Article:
Second, it is difficult not to conclude that the demands contained in the draft treaty also betray Moscow’s imperial ambitions for Eastern Europe. In effect, the Kremlin is demanding a free hand in the region. How making such grandiose demands actually serves Russian foreign policy is unclear. Admittedly, defensive motives, as much as imperial motives, can plausibly explain many of Russian foreign policy actions: Russian leaders may genuinely fear encirclement and so use force in their neighbourhood to assert their red lines, however distastefully they might do so. Yet all credulity must really be strained to offer a charitable explanation for why Russia would call on all countries on its western borders to neuter themselves so effectively. The draft treaty validates those in the Euro-Atlantic community who are hawkish towards Russia, not the doves.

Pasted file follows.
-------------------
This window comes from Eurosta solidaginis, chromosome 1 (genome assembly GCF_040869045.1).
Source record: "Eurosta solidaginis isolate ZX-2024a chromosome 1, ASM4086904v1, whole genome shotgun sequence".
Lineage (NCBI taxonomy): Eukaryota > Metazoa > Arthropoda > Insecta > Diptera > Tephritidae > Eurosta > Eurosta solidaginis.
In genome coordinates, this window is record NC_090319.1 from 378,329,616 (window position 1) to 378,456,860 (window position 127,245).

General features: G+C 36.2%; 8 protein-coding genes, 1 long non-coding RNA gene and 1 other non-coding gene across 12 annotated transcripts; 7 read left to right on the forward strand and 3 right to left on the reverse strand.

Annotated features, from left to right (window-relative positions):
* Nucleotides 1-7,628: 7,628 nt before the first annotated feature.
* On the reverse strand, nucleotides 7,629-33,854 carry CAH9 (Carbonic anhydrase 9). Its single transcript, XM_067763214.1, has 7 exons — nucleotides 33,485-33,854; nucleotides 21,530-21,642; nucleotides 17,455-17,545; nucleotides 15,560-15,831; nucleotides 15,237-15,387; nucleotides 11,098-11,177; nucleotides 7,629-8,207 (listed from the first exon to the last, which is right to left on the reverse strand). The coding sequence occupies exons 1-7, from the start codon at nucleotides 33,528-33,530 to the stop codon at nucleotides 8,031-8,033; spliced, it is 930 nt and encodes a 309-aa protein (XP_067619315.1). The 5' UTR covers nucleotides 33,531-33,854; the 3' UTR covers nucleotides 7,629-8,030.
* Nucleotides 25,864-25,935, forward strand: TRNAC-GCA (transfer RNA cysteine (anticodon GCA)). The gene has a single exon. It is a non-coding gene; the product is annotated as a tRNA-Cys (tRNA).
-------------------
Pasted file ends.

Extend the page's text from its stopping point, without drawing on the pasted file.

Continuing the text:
Third, because the maximal demands articulated in the draft treaty make a terrible first impression, especially in light of the military build-up on Ukraine’s borders, negotiation – at least that in the public – becomes harder as a result of the deepened mistrust. To be sure, the demands made do reflect policy objectives that the Kremlin has been articulating for years. In 2009, for example, Dmitri Medvedev, then President of Russia, put forward a ‘European Security Treaty[↗]’ that observers dismissed as a propaganda ploy devoid of any substantive content. Yet the Kremlin’s insistence that the draft treaty is but a draft and that it is only an opening salvo in negotiations ring flat. If Russia truly wishes to engage in diplomacy in good faith, then it would not stake out positions which make it look like an imperial power and elicit flat rejections.